Mycelial growth was measured every third day using a Vernier (Stainless Hardebed®) with a capacity of 0-150 mm (minus the size of the inoculant disc).

The growth rate of every culture was determined with the following equation:


where µ was growth rate of the culture, Db was the diameter of the culture (mm) in time “b”, Da was the diameter of the culture in time “a”; and “tb” and “ta” were the time in which the evaluation was carried out.

Determination of anti-fungal activity was queivalents comparable to Clorotalonil®

The anti-fungal activity of the honey was converted to equivalents of Chlorothalonil® (2, 4, 5, 6-tetrachloroisophthalonitrile), which is a chemical fungicide, commonly used in the control of C. gloeosporioides. For this, we determined the growth inhibition (%) of this fungus mediated by the Chlorothalonil® by prepating solutions with the concentrations 0, 0.9, 1.8, 3.6, 5.4 y 7.2 mg ml-1. Using the data obtained, we created a callibration curve (Figure 1).

Figure 1 Relation between the concentration of Clorotalonil® and the degree of inhibition of the development of C. gloeosporioides

Analysis of results

To analyze the diameter of the culture, its growth rate and inhibition, and equivalents of Chlorothalonil, an analysis of variance was carried out, followed by a mean comparison using Tukey’s test (p<0.05). The statistical program used was Infostat 2015. All treatments had nine repetitions.

In the treatments with honey, a relation was found between the honey concentration and the size reached by the fungal culture (r=-0.87, p<0.05)i.e., the diameter of the culture decreased as the concentration of honey increased. Starting on day 9 (Figure 2), in the concentrations of 25 and 50% of honey, significant differences were observed (p<0.05) in the diameter of the culture amongst the different types and concentration of honey applied. On average, the maximum diameters reached by the fungal cultures, regardless of the honey type, were 31.1, 20.4 and 3.2 mm for concentrations 25, 50 and 100%, respectively, unlike the control, which was 50 mm (Figure 2).

Figure 2 Growth kinetics of C. gloesporioides in different concentrations of honey (honey concentrations: 25%, 50% and 100%) 

Typical growth rate (µ) was in the range of 0.020 to 0.023 h-1, with honey concentrations of 25 and 50%, unlike in the control, where it was 0.025 h-1. At a concentration of 100% of honey, the range was between 0.004 h-1 and 0.008 h-1. In general, the growth rate of the culture of C. gloeosporioides in honey was 40% less than in the control (Cuadro 1).

Table 1 Effect of the use of honey on the speed of growth and mycelial inhibition of C. gloeosporioides and its comparison with Clorotalonil® equivalents. 

Tratamiento Concentración
Velocidad de
Equivalentes de
(mg ml-1)
Testigo 0 0.025 a* 0 0
SMCA 25 0.023 bc 40.4 i* 29.2 f*
50 0.020 e 66.1 c 44.8 b
100 0.006 h 95.2 a** 62.5 a**
SMIC 25 0.023 bc 39.0 jkl 28.3 f
50 0.020 e 63.6 d 43.3 c
100 0.004 i 95.2 a** 62.5 a
SMFMB 25 0.023 bc 38.5 kl 28.0 f
50 0.021 de** 59.1 e 40.5 d
100 0.007 g 94.6 ab 62.1 a**
SMID 25 0.023 bc 39.0 ijkl 28.3 f
50 0.021 de** 58.5 ef 40.2 d
100 0.008 f 94.4 ab 62.1 a
MSTA 25 0.024 b 39.8 ijk 28.8 f
50 0.021 de 57.7 fg 39.5 d
100 0.007 g 94.0 ab 61.8 a
MSSJB 25 0.023 bc 40.0 ij 28.9 f
50 0.020 e 63.4 d 43.2 c
100 0.007 g 94.6 ab 62.2 a
MBTB 25 0.024 b 38.1 l 27.8 f
50 0.021 de 58.3 ef 40.1 d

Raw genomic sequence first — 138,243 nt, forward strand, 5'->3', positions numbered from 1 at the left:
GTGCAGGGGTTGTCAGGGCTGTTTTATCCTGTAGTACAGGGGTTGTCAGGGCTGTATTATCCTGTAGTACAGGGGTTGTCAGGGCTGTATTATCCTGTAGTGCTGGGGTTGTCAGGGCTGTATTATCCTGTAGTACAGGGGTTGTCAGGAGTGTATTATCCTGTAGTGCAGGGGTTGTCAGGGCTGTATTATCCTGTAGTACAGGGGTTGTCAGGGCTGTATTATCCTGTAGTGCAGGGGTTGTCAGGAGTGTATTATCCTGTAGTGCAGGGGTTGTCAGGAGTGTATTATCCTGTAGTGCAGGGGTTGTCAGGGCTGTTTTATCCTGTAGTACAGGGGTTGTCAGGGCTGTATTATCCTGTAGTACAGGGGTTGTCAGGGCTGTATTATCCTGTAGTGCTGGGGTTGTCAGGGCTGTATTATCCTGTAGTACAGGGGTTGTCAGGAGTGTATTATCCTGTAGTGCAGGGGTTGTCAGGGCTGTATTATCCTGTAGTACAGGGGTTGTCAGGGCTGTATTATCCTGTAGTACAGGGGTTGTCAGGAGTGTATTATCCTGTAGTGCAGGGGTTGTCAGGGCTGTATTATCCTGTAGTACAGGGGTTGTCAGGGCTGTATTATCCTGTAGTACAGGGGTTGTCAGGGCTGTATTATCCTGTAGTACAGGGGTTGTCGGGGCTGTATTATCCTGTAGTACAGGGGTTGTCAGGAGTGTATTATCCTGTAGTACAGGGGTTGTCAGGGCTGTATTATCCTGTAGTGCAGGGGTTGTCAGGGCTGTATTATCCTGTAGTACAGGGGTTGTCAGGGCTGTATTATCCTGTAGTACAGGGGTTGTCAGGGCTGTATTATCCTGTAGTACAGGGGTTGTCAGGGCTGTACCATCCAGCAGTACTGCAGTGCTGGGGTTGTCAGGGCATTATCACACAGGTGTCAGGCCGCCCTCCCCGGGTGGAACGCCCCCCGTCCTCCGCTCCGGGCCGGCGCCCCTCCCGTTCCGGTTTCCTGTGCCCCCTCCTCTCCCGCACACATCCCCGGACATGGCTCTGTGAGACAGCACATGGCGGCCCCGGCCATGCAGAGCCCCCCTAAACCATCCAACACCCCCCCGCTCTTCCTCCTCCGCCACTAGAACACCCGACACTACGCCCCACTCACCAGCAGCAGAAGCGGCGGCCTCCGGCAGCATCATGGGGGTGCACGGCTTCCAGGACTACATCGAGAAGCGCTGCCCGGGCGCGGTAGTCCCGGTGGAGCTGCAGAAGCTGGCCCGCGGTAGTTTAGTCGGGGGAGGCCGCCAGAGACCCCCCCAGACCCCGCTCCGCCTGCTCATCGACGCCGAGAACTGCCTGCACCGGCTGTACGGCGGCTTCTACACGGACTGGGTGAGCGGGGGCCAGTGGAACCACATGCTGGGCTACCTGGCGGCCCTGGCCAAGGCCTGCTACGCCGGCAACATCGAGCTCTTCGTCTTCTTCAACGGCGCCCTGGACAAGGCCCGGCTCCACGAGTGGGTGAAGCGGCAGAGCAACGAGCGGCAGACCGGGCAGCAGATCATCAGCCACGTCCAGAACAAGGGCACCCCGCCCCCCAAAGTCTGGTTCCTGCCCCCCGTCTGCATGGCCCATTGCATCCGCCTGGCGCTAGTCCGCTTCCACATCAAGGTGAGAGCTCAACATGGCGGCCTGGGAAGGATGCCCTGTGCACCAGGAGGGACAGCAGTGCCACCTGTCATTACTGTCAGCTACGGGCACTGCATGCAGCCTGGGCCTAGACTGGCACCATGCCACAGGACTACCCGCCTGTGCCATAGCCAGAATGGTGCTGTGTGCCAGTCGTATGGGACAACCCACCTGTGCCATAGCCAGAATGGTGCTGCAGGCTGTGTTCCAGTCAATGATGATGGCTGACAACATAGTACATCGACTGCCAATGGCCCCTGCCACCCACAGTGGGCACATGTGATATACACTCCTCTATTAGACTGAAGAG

100 0.008 f 94.7 ab 62.2 a
MSLC 25 0.024 b 34.8 ll 25.8 g
50 0.022 cd 56.5 g 38.9 d
100 0.007 g 93.8 b 61.7 a
MBTA 25 0.024 b 33.1 m 24.7 g
50 0.022 cd 54.3 h 37.6 e
100 0.007 g 93.5 b 61.5 a

*p≤ 0.05.

** Same letters indicate no difference between averages

For inhibition activity of C. gloeosporioides, highly significant differences were found (p<0.0001) between the honey from different bees, and it was also found that regardless of the concentration of honey, those coming from S. mexicana (Smca and Smic) inhibited the development of the C. gloeosporioides by 5.2%, while in honey from M. solani (Mssjb and Msta), M. becheii (Mbtb) and from S. mexicana (Smid and Smfmb) inhibition action was between 94% and 95%. The honey with the lowest inhibition values were M. solani (Mslc) and M. becheii (Mbta), with valued of 93.87 and 93.53%, respectively. However, inhibition was still high.

Finally the anti-fungal activity of the related honey in equivalents of Chlorothalonil® (eC) was also related to the concentration of honey (r=0.98, p<0.05). The highest concentration related to eC with inhibition action on C. gloeosporioides was displayed by honey from S. mexicana (Smca and Smic) with values of 62.5 mg ml-1, 72.7 mg ml-1 y 62.5 mg ml-1, 72.6 mg ml-1, respectively.

The time taken for the growth of the C. gloeosporioides culture without honey to reach the inner diameter of the Petri dish was 12 days (Figure 2). Unlike the treatments with honey, the growth of the control displayed a sigmoidal shape.

The reduction in mycelial growth of the fungus could be related to the bioactive components of honey, since similar results were reported in the development of Aspergillus spp and Penicillium spp fungal cultures when incubated in the presence of Apis honey (Olaitan et al., 2007). Lira (2003) and Jasso et al. (2007, 2011) coincided in that the inhibiting effect on the growth of the mycelium of pathogenic fungi for plants lies in the bioactive compounds of the biological products used, as in the case of plants.

Scaptotrigona or Melipona honey showed potential for use as a product with antifungal action when using a concentration of 500 µL of honey for every 100 mL of solution, reaching a level of inhibition of 95.0%, in comparison with commercial products that can be applied across a wide range of concentrations that range from 0.5 mg kg-1 to 500 mg kg-1 (Rodríguez et al., 2008; Warnke et al., 2009).